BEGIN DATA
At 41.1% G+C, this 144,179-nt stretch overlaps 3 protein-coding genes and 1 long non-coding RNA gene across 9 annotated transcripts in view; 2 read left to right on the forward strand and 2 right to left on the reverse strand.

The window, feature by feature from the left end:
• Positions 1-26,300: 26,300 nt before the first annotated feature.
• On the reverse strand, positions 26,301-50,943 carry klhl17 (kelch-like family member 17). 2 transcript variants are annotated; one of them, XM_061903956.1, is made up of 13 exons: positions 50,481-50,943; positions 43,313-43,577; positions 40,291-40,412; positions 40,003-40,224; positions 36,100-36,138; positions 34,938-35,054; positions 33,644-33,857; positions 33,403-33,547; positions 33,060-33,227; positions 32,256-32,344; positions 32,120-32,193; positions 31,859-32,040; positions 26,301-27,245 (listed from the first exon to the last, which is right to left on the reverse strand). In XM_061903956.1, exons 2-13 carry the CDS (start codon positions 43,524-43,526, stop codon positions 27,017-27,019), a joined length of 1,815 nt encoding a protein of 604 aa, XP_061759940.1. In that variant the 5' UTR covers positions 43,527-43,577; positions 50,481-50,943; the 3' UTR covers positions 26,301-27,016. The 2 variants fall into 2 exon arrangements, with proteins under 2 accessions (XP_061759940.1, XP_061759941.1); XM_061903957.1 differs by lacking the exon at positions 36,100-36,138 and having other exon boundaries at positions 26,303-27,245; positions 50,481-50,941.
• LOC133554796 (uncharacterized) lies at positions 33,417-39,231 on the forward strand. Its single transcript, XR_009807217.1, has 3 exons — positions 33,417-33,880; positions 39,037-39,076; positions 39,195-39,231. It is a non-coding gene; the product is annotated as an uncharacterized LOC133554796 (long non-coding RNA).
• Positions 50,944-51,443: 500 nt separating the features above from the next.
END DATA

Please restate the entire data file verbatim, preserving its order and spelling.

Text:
At 41.1% G+C, this 144,179-nt stretch overlaps 3 protein-coding genes and 1 long non-coding RNA gene across 9 annotated transcripts in view; 2 read left to right on the forward strand and 2 right to left on the reverse strand.

The window, feature by feature from the left end:
• Positions 1-26,300: 26,300 nt before the first annotated feature.
• On the reverse strand, positions 26,301-50,943 carry klhl17 (kelch-like family member 17). 2 transcript variants are annotated; one of them, XM_061903956.1, is made up of 13 exons: positions 50,481-50,943; positions 43,313-43,577; positions 40,291-40,412; positions 40,003-40,224; positions 36,100-36,138; positions 34,938-35,054; positions 33,644-33,857; positions 33,403-33,547; positions 33,060-33,227; positions 32,256-32,344; positions 32,120-32,193; positions 31,859-32,040; positions 26,301-27,245 (listed from the first exon to the last, which is right to left on the reverse strand). In XM_061903956.1, exons 2-13 carry the CDS (start codon positions 43,524-43,526, stop codon positions 27,017-27,019), a joined length of 1,815 nt encoding a protein of 604 aa, XP_061759940.1. In that variant the 5' UTR covers positions 43,527-43,577; positions 50,481-50,943; the 3' UTR covers positions 26,301-27,016. The 2 variants fall into 2 exon arrangements, with proteins under 2 accessions (XP_061759940.1, XP_061759941.1); XM_061903957.1 differs by lacking the exon at positions 36,100-36,138 and having other exon boundaries at positions 26,303-27,245; positions 50,481-50,941.
• LOC133554796 (uncharacterized) lies at positions 33,417-39,231 on the forward strand. Its single transcript, XR_009807217.1, has 3 exons — positions 33,417-33,880; positions 39,037-39,076; positions 39,195-39,231. It is a non-coding gene; the product is annotated as an uncharacterized LOC133554796 (long non-coding RNA).
• Positions 50,944-51,443: 500 nt separating the features above from the next.